DNA Evidence finds home invasion suspect in jail
When you’re arrested or convicted for a felony offense, your DNA profile is collected and placed into a statewide database for use in potential matches of past or future crimes. The California Department of Justice operates the largest working DNA bank in the country. With at least four arrests prior to this year, 22-year-old Daniel Ortega Ornelas Jr. of Vallejo is not surprisingly a “charter member” of the library of genetic identification.
According to records, Ornelas was arrested two years ago, in August 2012 when he was 20 years old, for possession of a controlled substance and resisting arrest. That was followed in December with an arrest for possession of stolen property (worth over $200.00). His most major offenses came in May of 2013. On May 17, he was pulled over by American Canyon police in Napa County, initially for failure to wear a seat belt, but the car proved to be reported stolen out of Vallejo. He was arrested and charged with vehicle theft, burglary, and possession of burglar’s tools, along with possession of a controlled substance and paraphernalia.
Evidence now shows that just days before that arrest he was involved in a home invasion robbery, victimizing an elderly woman.
It was Tuesday, May 14, 2013 when, according to the Sonoma Sheriff’s Office, two men shattered a window and forced entry into an 86-year-old woman’s home in Petaluma at 8:30 in the evening. The men were reported to have entered the home on Stage Gulch Road, in the rural area east of town, and robbed her of cash, credit cards, keys, her purse and wallet, and her phone. Responding patrol deputies arrived after the suspects had left, and processed the crime scene, collecting several pieces of the broken window glass as evidence.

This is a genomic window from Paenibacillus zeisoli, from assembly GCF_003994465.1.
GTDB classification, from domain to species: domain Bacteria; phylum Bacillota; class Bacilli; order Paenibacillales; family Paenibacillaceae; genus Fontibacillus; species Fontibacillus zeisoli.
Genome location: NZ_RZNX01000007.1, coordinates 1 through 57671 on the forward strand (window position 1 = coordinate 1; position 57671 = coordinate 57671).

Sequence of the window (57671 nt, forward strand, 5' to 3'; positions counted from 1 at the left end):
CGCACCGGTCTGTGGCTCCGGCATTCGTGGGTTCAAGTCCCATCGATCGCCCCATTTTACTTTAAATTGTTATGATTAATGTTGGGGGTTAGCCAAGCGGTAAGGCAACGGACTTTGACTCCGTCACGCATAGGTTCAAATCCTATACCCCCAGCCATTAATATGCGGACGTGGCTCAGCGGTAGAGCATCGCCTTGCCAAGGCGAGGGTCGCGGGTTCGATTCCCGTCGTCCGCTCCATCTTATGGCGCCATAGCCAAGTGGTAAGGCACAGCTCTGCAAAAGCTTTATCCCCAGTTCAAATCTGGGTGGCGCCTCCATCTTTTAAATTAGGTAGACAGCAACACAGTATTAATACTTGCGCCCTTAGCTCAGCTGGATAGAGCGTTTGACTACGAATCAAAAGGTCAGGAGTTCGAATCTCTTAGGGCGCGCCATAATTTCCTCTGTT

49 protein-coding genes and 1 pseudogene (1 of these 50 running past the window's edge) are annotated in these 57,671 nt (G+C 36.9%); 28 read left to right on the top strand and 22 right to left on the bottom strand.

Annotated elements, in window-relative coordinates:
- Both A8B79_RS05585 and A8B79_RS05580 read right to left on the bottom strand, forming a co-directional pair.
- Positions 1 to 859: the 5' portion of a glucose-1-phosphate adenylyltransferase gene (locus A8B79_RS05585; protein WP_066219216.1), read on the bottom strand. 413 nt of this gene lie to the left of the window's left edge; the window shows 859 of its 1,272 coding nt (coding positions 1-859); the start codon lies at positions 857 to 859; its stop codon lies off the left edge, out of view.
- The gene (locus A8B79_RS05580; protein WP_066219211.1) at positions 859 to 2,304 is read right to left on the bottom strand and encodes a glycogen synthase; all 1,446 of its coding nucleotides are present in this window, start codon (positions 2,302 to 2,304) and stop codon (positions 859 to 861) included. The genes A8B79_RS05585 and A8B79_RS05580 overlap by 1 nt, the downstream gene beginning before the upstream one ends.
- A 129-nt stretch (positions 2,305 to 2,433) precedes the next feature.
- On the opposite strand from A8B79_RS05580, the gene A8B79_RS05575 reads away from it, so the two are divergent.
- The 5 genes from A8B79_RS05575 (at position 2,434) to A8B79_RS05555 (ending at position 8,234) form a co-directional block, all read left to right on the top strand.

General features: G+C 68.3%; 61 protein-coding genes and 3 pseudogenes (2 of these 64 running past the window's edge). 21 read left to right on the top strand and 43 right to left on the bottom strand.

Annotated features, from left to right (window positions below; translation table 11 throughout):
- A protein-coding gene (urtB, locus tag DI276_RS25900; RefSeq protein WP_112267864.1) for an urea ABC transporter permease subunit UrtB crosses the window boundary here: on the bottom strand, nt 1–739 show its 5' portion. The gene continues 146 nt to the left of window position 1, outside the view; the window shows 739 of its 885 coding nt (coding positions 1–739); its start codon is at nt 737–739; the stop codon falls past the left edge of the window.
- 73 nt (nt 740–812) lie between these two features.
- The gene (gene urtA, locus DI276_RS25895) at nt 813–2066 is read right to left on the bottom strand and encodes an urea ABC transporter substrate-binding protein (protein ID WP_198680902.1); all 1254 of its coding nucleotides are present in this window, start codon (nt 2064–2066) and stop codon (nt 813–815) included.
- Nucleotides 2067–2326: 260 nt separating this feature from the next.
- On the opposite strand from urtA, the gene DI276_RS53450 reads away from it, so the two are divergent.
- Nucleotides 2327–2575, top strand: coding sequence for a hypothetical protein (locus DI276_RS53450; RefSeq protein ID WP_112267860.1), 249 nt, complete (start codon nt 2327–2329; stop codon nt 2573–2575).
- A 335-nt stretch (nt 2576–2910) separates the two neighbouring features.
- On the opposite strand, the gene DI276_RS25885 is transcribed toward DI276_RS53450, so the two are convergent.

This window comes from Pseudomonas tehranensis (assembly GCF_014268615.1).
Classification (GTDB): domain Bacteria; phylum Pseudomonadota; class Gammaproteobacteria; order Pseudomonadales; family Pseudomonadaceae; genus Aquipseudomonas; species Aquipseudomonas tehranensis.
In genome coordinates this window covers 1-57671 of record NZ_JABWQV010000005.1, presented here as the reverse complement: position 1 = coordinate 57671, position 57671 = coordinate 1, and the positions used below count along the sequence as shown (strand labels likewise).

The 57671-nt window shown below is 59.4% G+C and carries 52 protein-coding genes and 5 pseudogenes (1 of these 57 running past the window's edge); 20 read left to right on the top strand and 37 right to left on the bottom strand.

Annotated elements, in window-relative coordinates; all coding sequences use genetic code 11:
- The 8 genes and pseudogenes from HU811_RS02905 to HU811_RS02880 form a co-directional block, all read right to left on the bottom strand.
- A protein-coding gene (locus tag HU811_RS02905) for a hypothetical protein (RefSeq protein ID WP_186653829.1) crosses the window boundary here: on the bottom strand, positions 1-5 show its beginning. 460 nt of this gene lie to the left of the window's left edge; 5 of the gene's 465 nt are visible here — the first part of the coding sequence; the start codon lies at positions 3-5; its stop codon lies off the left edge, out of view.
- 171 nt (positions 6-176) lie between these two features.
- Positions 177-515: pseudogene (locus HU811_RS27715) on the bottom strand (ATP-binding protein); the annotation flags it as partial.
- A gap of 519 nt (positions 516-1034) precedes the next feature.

CSI Detectives processed the evidence and found DNA samples, likely from blood, on the broken glass. The samples were sent to the California Department of Justice for analysis.
Meanwhile, later in 2013, Ornelas was arrested once again for possession of stolen property and failure to appear in court for his previous offense. However, most non-violent offenders these days, due to overcrowding and budgetary restrictions, spend more time out of custody than in, on probation, parole, or post-release supervision. Ornelas was out on probation within the year. But by May of 2014, the DOJ completed their analysis of the samples obtained from the broken glass, and found a positive match with Ornelas. A detective from the Sonoma County Violent Crimes Unit requested a warrant for his arrest in the year-old home invasion case. It was granted, with bail set at $250,000. Ornelas, however, remained out on the streets.
Then last week, on Thursday, August 21, a Vallejo Police Officer conducted a traffic stop on a car and, after checking IDs on the occupants, discovered Ornelas was present, and had an active warrant out on him from Sonoma County. He was taken into custody and booked into the Solano County jail. Sonoma was notified, and a detective reported to the Solano jail to interview Ornelas. He reportedly admitted to at least being in the victim’s home during the home invasion robbery.
Daniel Ornelas Jr. was extradited to Sonoma County, where he was booked on three felonies – first degree burglary, robbery, and elder abuse. He was arraigned yesterday, and remains in custody at the Main Adult Detention Facility. The victim has been informed that one of the two men has now been identified and arrested.